As 40-degree temperatures cover the state thanks to one of the most severe winter storms in modern history, many residents awoke to discover seemingly “frozen” iguanas littering the landscape. Images of the reptiles began popping up on social media, leaving those who encountered the odd sights wondering what to do.
In South Florida, it’s “raining iguanas.” The frigid temperatures being experienced in the region are impacting the reptiles, which are coldblooded, leading them to become immobile.
According to Kristen Sommers of the Florida Fish and Wildlife Conversation Commission, when the temperature falls below 50 degrees Fahrenheit, iguanas become sluggish. And, if it drops below 40 degrees, their blood effectively stops moving.
Since iguanas generally dwell in trees, the temperature has “become cold enough that they fall out.”
While the phenomenon isn’t new, with similar incidences occurring during cold snaps in 2008 and 2010, according to a report by the Washington Post, it certainly isn’t common.
“The reality is South Florida doesn’t get that cold very often or long enough that you see this frequently,” said Sommers.
Many residents wonder what, if anything, they should do if they encounter a frozen iguana.
CBS12 News reporter Maxine Bentzel stated in a Twitter post that “iguanas have a good chance of thawing out if you move them in the sun,” but cautioned readers to “be careful.”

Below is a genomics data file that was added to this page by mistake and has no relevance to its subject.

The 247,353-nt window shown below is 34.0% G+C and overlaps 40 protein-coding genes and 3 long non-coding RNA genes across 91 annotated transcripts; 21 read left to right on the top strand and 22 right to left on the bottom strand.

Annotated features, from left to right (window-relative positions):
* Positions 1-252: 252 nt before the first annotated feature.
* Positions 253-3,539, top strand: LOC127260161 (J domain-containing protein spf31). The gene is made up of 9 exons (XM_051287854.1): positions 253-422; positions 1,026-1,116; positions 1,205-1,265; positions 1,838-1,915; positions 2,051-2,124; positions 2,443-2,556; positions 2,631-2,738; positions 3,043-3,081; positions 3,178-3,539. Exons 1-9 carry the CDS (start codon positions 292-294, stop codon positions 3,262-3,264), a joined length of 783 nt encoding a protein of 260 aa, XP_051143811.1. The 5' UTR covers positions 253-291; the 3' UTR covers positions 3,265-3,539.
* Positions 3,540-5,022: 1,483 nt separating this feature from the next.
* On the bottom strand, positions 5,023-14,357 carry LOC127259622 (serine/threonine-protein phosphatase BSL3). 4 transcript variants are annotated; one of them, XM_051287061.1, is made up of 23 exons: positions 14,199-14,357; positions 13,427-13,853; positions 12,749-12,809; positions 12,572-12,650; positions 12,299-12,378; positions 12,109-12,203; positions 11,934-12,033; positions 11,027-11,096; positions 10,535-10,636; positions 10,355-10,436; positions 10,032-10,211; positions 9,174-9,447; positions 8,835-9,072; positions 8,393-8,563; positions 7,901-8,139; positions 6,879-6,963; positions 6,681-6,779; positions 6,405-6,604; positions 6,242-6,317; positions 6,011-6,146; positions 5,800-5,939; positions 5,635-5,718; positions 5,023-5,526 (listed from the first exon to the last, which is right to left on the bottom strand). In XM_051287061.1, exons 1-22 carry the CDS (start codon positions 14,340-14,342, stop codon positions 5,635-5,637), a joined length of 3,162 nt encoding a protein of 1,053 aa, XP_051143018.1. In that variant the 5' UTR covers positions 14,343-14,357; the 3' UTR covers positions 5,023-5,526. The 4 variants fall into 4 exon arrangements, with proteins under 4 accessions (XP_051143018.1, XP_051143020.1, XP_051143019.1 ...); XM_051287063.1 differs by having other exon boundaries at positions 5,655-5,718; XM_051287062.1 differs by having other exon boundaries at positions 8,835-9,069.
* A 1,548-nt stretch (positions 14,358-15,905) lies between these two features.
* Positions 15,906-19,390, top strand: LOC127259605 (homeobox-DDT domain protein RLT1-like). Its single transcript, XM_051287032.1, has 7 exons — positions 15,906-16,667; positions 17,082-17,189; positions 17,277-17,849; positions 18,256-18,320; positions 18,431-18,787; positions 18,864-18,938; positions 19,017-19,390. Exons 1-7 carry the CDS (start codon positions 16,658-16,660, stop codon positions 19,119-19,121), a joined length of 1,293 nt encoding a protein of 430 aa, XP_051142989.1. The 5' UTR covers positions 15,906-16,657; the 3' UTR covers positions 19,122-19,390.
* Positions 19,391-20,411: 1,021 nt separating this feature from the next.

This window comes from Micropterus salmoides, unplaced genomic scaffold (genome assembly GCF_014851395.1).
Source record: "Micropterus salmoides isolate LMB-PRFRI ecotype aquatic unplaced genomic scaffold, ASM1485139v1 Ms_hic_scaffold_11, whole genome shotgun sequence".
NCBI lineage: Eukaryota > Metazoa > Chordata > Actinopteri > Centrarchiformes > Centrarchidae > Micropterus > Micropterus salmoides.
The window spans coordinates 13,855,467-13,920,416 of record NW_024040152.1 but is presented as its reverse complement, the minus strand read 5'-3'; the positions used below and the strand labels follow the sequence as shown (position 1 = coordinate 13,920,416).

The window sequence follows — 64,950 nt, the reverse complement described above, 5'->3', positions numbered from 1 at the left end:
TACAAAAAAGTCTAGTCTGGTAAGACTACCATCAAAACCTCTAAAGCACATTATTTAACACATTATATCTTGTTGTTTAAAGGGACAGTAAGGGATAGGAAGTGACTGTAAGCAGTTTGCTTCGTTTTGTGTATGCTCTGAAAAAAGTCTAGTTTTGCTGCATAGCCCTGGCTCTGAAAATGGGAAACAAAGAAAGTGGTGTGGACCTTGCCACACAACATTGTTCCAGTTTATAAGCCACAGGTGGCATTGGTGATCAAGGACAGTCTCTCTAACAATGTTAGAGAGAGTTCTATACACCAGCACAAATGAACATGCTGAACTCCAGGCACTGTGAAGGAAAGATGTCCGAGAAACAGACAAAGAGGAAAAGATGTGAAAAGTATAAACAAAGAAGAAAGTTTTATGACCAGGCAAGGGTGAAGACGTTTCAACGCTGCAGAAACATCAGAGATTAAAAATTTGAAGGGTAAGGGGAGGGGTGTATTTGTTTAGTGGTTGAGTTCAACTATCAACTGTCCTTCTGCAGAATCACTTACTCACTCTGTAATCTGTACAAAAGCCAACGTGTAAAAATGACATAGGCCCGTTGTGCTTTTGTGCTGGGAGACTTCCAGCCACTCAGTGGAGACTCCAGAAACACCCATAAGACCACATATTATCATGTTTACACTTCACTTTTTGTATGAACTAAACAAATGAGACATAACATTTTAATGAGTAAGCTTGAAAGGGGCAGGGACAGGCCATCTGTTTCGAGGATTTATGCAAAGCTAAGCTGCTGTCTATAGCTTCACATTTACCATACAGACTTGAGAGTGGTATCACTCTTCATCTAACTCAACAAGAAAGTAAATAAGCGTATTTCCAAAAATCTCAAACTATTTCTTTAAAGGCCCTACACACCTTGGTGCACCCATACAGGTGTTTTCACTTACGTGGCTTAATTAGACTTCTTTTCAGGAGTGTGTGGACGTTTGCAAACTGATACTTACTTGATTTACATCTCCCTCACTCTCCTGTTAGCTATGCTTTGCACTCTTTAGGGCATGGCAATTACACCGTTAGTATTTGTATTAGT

However, experts recommend not touching the animals, with Sommers saying that the iguanas could become frightened as they warm up and, “like any wild animal, it will try to defend itself.”
In 2010, Ron Magill learned about that risk the hard way, as he collected the frozen iguanas in a bag, which he placed in the back of his station wagon. As the reptiles warmed up, they become more active.
“All of a sudden, these things are coming alive, crawling on his back and almost caused a wreck,” according to a report.
Green iguanas are considered an invasive species in Florida, as they are not natural to the area and are known for destroying landscaping and damaging infrastructure when the burrow. The wildlife commission works to train homeowners to trap or manage iguanas on their properties properly and, according to Sommers, the cold weather may be ideal for such activities.
“This provides an opportunity to capture some, but I’m not sure it’s going to be cold enough or long enough to make enough of a different,” said Sommers. “In most cases, they’re going to warm back up and move around again, unless they’re euthanized.”
While the cold snap in 2010 did lead many iguanas to die, the population has since rebounded, and the invasive species is thriving in South Florida once again.